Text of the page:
Working late on the evening of November 23, I became aware of a barely audible whine that emerged, on and off, over the usual gentle hum of my computer. Right away, I had a theory on what was causing it: if it wasn’t the new hard drive that I had bought just a few days earlier, it had to be one of the fans in my machine acting up. I put my ear to my computer case, but I couldn’t hear the whine anymore.
Slightly puzzled, I opened up my case, unplugged all the fans and hard drives and started plugging them in, one by one, to isolate the culprit. No luck. Although I could hear the whine now and then, I could not place it.
It was clear that the problem lay somewhere else. I shut down my computer and all the other electronic devices in my room and started listening. The whine was there, clear as day, only now it appeared to be coming from the part of my room where the radiator was. I put my ear to the radiator, but the noise didn’t get any louder. I took a walk around my apartment – I could hear the damn thing in every room! What could it be?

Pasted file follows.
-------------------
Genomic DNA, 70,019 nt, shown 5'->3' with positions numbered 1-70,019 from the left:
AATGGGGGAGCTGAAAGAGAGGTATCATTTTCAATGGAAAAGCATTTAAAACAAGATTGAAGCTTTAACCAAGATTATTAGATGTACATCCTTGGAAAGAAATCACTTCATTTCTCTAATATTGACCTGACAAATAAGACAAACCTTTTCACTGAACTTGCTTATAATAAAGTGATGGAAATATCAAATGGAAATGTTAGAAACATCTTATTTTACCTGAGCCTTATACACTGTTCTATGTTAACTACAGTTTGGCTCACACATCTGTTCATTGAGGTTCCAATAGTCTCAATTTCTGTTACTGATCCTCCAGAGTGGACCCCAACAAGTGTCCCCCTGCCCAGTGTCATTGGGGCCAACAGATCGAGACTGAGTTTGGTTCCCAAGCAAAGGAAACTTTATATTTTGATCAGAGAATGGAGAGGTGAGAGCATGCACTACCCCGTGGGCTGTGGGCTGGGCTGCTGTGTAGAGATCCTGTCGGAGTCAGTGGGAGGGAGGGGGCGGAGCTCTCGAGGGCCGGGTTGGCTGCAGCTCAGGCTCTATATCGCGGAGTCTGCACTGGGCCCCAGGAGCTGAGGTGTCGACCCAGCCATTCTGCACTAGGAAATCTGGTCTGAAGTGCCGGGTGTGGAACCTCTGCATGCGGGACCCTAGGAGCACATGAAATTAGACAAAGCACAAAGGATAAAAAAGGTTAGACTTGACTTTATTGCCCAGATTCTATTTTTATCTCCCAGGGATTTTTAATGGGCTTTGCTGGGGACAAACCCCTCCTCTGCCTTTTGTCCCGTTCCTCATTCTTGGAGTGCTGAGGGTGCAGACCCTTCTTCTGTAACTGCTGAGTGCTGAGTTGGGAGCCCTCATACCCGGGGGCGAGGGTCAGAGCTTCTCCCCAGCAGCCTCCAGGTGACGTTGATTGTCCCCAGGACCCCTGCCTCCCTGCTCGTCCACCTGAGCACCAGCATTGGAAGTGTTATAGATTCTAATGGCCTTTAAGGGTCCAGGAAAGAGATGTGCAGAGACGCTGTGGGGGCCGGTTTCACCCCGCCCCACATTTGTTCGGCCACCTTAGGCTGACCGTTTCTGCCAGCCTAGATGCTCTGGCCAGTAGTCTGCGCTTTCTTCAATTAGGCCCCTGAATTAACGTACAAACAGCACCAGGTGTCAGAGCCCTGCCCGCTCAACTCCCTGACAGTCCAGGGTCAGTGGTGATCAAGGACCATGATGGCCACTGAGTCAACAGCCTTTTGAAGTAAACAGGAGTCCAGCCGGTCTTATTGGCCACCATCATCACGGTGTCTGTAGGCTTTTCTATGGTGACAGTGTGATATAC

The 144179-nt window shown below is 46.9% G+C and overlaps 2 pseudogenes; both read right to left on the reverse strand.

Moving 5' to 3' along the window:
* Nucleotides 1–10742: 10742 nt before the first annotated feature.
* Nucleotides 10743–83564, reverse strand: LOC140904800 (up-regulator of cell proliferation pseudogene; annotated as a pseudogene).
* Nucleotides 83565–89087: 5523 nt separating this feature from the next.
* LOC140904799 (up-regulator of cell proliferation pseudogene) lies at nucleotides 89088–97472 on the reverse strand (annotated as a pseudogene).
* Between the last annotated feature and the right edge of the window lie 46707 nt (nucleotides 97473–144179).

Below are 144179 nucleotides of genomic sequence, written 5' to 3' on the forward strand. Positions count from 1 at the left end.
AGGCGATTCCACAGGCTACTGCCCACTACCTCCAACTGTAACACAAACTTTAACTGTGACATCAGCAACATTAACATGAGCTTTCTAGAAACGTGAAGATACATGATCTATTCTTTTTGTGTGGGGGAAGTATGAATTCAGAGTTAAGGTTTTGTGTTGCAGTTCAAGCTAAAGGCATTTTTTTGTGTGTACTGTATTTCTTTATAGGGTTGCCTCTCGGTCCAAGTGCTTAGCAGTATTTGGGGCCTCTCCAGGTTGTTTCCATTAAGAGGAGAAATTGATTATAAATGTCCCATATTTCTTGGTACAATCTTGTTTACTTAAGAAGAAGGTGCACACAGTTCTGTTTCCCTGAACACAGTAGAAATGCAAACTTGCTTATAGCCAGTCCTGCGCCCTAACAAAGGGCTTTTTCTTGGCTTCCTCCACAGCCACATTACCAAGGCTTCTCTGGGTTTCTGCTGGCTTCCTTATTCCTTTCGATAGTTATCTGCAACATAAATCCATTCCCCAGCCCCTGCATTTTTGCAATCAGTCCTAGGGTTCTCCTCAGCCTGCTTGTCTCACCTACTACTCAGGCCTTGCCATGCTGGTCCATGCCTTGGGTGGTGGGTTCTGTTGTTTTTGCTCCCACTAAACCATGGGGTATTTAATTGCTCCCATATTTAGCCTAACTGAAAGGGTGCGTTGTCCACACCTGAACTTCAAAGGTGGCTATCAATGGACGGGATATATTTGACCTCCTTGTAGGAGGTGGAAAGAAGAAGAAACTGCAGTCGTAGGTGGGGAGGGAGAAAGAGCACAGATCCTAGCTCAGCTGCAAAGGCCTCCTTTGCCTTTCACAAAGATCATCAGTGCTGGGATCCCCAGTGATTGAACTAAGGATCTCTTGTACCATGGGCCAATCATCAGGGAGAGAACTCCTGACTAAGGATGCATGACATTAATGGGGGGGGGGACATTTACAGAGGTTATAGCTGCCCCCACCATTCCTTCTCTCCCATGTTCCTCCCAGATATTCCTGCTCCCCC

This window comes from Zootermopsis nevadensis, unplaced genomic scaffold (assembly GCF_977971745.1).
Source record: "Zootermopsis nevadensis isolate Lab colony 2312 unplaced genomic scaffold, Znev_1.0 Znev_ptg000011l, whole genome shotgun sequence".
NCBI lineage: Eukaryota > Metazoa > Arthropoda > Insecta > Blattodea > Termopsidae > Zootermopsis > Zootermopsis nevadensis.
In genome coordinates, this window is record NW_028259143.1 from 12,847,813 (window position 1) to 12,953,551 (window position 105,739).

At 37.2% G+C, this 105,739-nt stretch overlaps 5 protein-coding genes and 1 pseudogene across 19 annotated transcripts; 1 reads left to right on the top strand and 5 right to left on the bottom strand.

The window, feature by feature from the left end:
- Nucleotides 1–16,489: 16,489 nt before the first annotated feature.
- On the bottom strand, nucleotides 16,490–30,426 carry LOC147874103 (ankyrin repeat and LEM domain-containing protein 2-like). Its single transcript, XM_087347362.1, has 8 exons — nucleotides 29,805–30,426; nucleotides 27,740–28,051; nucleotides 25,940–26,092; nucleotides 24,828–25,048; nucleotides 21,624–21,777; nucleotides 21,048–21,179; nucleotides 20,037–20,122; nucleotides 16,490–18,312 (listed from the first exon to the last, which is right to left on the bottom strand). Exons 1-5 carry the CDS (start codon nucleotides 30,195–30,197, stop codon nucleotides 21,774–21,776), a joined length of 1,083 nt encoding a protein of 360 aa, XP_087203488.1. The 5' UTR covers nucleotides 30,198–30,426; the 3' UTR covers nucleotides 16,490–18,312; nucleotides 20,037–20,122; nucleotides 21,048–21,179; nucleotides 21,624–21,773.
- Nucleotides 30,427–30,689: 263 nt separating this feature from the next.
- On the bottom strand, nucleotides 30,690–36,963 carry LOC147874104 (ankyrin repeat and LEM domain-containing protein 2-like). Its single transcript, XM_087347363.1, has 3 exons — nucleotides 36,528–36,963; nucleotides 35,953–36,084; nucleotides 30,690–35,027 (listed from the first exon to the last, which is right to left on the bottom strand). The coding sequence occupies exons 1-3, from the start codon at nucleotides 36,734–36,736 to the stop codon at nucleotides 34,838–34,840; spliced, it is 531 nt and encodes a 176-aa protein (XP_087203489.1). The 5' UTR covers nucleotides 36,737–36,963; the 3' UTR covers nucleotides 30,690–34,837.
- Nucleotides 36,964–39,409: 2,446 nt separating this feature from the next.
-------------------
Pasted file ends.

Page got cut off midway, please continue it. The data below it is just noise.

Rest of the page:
I was out of ideas. My only remaining suspects were the ventilation system in the supermarket next door and the electrical transformers in the basement five floors below me. The problem was that the noise seemed about equally loud in every room, while you’d expect it to get louder as you get closer to the source.
It wasn’t until the next day that a simple experiment with a pair of earplugs and isolating headphones finally revealed the truth: there was a constant noise in my head. I had freaking tinnitus. The next few days were hell for me. Obsessed with the incessant whine I could not get away from, I became a nervous wreck unable to perform even the simplest everyday tasks.
Today, a month later, the sound in my head has not gone away, though it bothers me much less. In my next post, I will share some tips that helped me get over the initial shock and go back to living normally.